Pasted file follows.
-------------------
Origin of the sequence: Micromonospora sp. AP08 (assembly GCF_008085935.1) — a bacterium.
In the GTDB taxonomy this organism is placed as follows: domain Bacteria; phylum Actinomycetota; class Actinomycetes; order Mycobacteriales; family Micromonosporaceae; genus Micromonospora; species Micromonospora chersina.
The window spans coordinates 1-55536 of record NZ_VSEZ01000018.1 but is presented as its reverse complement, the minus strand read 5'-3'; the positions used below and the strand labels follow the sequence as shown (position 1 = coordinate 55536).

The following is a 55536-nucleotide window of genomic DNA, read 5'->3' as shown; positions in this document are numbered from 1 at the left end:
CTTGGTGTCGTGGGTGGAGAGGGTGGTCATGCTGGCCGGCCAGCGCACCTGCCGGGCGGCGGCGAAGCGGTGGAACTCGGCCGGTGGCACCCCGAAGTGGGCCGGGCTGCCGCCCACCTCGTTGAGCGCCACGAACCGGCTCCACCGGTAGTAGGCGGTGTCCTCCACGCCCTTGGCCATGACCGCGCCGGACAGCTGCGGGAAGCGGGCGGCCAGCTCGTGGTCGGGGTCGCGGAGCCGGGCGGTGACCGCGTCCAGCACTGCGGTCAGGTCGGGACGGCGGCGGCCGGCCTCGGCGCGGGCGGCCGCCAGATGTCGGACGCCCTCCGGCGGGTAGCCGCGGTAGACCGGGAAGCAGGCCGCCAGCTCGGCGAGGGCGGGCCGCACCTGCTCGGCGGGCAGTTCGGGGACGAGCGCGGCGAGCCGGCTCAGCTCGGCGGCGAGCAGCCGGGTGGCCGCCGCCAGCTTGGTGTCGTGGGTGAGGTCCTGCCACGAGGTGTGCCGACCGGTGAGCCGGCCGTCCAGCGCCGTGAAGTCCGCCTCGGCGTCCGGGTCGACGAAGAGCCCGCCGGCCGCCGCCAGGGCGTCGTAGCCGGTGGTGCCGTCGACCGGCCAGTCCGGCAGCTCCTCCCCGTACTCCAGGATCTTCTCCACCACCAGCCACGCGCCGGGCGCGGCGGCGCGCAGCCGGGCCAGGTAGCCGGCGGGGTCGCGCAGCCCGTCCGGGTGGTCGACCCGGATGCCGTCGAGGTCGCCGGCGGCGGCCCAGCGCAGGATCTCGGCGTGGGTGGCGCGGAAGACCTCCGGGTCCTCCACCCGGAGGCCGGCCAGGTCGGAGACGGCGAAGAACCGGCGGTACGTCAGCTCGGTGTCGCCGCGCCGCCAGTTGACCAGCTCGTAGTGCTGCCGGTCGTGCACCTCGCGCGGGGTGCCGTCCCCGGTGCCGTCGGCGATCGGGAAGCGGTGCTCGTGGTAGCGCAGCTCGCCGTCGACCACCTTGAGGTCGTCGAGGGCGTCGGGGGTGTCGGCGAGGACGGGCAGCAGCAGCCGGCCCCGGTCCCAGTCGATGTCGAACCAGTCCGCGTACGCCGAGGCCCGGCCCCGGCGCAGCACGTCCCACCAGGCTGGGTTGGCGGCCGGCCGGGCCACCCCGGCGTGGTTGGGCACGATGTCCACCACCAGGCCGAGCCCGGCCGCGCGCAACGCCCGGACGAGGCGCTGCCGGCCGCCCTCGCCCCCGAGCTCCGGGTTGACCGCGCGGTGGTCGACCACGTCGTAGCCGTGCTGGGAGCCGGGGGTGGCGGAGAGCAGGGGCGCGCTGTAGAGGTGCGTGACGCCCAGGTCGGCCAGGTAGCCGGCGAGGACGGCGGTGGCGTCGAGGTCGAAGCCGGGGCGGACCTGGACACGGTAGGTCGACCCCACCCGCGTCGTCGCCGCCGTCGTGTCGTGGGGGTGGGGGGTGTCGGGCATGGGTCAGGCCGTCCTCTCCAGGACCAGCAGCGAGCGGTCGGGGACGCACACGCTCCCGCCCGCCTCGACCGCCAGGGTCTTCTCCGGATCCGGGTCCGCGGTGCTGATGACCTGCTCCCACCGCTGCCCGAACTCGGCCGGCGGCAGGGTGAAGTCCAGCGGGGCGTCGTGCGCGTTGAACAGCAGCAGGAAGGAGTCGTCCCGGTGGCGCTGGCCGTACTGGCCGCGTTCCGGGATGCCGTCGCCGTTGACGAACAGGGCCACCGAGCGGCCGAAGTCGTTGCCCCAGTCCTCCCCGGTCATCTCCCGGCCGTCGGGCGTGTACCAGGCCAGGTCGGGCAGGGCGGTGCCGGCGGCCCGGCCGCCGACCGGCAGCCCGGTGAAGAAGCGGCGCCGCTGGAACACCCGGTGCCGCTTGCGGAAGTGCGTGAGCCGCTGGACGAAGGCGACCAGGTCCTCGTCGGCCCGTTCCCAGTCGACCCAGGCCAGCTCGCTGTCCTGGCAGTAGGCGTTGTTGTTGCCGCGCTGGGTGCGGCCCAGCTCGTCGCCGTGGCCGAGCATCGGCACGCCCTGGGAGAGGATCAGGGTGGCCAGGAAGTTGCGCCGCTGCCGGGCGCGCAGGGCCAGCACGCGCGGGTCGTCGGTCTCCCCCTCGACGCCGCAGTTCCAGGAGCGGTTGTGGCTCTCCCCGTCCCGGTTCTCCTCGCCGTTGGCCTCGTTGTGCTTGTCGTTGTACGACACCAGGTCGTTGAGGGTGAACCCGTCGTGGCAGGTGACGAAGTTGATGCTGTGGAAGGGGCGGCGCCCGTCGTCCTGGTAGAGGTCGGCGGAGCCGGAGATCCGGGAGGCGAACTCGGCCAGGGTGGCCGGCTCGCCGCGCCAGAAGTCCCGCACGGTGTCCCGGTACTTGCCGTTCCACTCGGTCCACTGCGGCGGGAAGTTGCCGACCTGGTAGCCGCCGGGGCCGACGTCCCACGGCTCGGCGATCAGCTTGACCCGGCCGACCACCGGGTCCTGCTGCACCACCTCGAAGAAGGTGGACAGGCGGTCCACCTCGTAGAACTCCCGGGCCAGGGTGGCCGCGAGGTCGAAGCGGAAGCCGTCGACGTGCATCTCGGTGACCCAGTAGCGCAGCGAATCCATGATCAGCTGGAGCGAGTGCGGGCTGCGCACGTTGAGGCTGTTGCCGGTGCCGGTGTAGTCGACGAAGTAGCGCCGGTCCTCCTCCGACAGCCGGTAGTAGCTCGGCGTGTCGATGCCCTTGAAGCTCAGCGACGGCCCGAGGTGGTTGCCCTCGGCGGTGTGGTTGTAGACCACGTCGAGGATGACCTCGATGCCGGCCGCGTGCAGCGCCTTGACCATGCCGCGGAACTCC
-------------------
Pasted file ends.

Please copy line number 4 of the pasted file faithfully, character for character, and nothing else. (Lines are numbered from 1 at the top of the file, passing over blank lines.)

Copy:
The following is a 55536-nucleotide window of genomic DNA, read 5'->3' as shown; positions in this document are numbered from 1 at the left end: